PWP had faster SMT than both control groups, depending on the movement modality: FT, F(2, 87) = 7.92, p < 0.01 (PWP faster than YHC); TT, F(2, 87) = 4.89, p = 0.01 (PWP faster than AMC); and SS, F(2, 77) = 3.26, p = 0.04 (PWP faster than AMC). PWP had higher CoV (more variable tapping) than AMC in FT only, F(2, 87) = 4.10, p = 0.02.
Conclusion
This study provides the first direct comparison of SMT between PWP and two control groups for different types of movements. Results suggest SMT is generally faster in PWP than control groups, and more variable when measured with finger tapping compared to stepping on the spot.
Heterogeneous Patterns of Striatal Dopamine Loss in Patients with Young- versus Old-Onset Parkinson’s Disease: Impact on Clinical Features
Seok Jong Chung, Han Soo Yoo, Yang Hyun Lee, Phil Hyu Lee, Young H. Sohn
J Mov Disord. 2019;12(2):113-119.   Published online May 30, 2019
DOI: https://doi.org/10.14802/jmd.18064
  • 5,129 View
  • 128 Download
  • 13 Citations
AbstractAbstract PDFSupplementary Material
Objective
Ample evidence has suggested that age at onset of Parkinson’s disease (PD) is associated with heterogeneous clinical features in individuals. We hypothesized that this may be attributed to different patterns of nigrostriatal dopamine loss.
Methods
A total of 205 consecutive patients with de novo PD who underwent 18F-FP-CIT PET scans (mean follow-up duration, 6.31 years) were divided into three tertile groups according to their age at onset of parkinsonian motor symptoms. Striatal dopamine transporter (DAT) availability was compared between the old- (n = 73) and young-onset (n = 66) groups. In addition, the risk of developing freezing of gait (FOG) and longitudinal requirements for dopaminergic medications were examined.
Results
The old-onset PD group (mean age at onset, 72.66 years) exhibited more severe parkinsonian motor signs than the young-onset group (52.58 years), despite comparable DAT availability in the posterior putamen; moreover, the old-onset group exhibited more severely decreased DAT availability in the caudate than the young-onset group. A Cox regression model revealed that the old-onset PD group had a higher risk for developing FOG than the young-onset group [hazard ratio 2.523, 95% confidence interval (1.239–5.140)]. The old-onset group required higher doses of dopaminergic medications for symptom control than the young-onset group over time.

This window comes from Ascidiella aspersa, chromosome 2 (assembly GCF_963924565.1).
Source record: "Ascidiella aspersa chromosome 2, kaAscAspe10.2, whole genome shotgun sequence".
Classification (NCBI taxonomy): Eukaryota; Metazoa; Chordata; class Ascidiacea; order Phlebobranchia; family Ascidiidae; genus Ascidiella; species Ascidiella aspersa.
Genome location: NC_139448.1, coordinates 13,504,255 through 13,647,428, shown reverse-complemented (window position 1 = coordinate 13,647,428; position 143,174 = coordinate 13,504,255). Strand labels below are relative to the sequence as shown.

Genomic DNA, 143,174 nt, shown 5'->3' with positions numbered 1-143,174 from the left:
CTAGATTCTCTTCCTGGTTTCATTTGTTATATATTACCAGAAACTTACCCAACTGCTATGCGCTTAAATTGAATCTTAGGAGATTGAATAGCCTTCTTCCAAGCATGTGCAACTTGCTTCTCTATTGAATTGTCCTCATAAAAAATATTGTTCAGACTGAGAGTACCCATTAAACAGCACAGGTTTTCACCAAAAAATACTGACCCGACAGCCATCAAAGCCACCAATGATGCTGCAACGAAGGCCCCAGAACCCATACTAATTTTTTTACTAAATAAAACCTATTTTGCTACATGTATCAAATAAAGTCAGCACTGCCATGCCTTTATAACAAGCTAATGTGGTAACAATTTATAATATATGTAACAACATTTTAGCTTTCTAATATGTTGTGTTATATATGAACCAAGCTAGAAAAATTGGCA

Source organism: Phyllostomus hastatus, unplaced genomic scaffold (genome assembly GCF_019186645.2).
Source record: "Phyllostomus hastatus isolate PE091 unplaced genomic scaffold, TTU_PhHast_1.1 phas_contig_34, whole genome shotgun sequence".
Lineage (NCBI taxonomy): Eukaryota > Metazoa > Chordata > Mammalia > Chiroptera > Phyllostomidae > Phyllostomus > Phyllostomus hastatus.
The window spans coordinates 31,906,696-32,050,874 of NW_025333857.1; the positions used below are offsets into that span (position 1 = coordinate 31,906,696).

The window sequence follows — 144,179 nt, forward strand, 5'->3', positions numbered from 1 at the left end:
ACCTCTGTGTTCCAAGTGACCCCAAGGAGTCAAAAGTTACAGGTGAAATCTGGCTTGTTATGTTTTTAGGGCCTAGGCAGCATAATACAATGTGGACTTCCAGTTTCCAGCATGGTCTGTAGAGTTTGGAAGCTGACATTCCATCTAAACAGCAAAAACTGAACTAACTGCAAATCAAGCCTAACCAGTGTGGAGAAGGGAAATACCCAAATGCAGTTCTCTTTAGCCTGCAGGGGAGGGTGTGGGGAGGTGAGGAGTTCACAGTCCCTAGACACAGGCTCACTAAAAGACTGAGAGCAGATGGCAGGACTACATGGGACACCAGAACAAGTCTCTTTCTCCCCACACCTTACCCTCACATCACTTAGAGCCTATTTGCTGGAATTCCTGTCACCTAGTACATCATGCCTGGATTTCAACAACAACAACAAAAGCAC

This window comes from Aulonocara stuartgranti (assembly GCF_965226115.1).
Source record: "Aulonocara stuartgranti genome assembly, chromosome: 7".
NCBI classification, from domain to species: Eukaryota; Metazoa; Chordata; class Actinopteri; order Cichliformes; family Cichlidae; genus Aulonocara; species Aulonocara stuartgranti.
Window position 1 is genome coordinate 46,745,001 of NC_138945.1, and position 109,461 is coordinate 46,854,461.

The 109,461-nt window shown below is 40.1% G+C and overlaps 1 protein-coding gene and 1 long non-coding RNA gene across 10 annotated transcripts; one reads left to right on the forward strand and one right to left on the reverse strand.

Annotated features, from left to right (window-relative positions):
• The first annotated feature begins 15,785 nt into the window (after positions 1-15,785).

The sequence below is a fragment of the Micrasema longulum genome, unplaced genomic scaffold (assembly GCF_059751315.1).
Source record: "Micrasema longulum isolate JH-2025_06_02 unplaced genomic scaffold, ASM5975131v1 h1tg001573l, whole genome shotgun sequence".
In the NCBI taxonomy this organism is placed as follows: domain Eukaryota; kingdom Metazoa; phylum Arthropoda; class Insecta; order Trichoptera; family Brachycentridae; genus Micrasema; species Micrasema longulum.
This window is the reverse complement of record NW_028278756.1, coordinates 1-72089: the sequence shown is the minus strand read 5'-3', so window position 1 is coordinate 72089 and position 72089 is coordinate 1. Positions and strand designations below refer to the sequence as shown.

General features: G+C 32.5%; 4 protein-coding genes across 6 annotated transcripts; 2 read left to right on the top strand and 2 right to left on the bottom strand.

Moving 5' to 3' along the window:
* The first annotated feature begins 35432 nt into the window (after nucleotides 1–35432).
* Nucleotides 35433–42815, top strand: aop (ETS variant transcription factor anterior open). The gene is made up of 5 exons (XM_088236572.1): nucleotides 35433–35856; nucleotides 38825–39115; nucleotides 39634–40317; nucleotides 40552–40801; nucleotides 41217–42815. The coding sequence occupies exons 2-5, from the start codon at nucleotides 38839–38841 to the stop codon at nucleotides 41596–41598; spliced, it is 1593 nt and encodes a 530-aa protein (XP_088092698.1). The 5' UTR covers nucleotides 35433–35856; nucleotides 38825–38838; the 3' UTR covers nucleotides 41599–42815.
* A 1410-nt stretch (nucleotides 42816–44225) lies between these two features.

Conclusion
The present study demonstrated that the old-onset PD group exhibited more severe dopamine loss in the caudate and were more likely to develop gait freezing, suggesting that age at onset may be one of the major determinants of the pattern of striatal dopamine depletion and progression of gait disturbance in PD.
Review Article
What Is Wrong with Balance in Parkinson’s Disease?
Jeong-Ho Park, Yeo-Jeong Kang, Fay Bahling Horak
J Mov Disord. 2015;8(3):109-114.   Published online September 10, 2015
DOI: https://doi.org/10.14802/jmd.15018
  • 19,782 View
  • 334 Download
  • 58 Citations
AbstractAbstract PDF
Postural instability and resulting falls are major factors determining quality of life, morbidity, and mortality in individuals with Parkinson’s disease (PD). A better understanding of balance impairments would improve management of balance dysfunction and prevent falls in patients with PD. The effects of bradykinesia, rigidity, impaired proprioception, freezing of gait and attention on postural stability in patients with idiopathic PD have been well characterized in laboratory studies. The purpose of this review is to systematically summarize the types of balance impairments contributing to postural instability in people with PD.
Original Article
Anticholinergic Agents Can Induce Oromandibular Dyskinesia
Hee-Young Shin, Won Tae Yoon, Won Yong Lee
J Mov Disord. 2009;2(2):69-71.
DOI: https://doi.org/10.14802/jmd.09018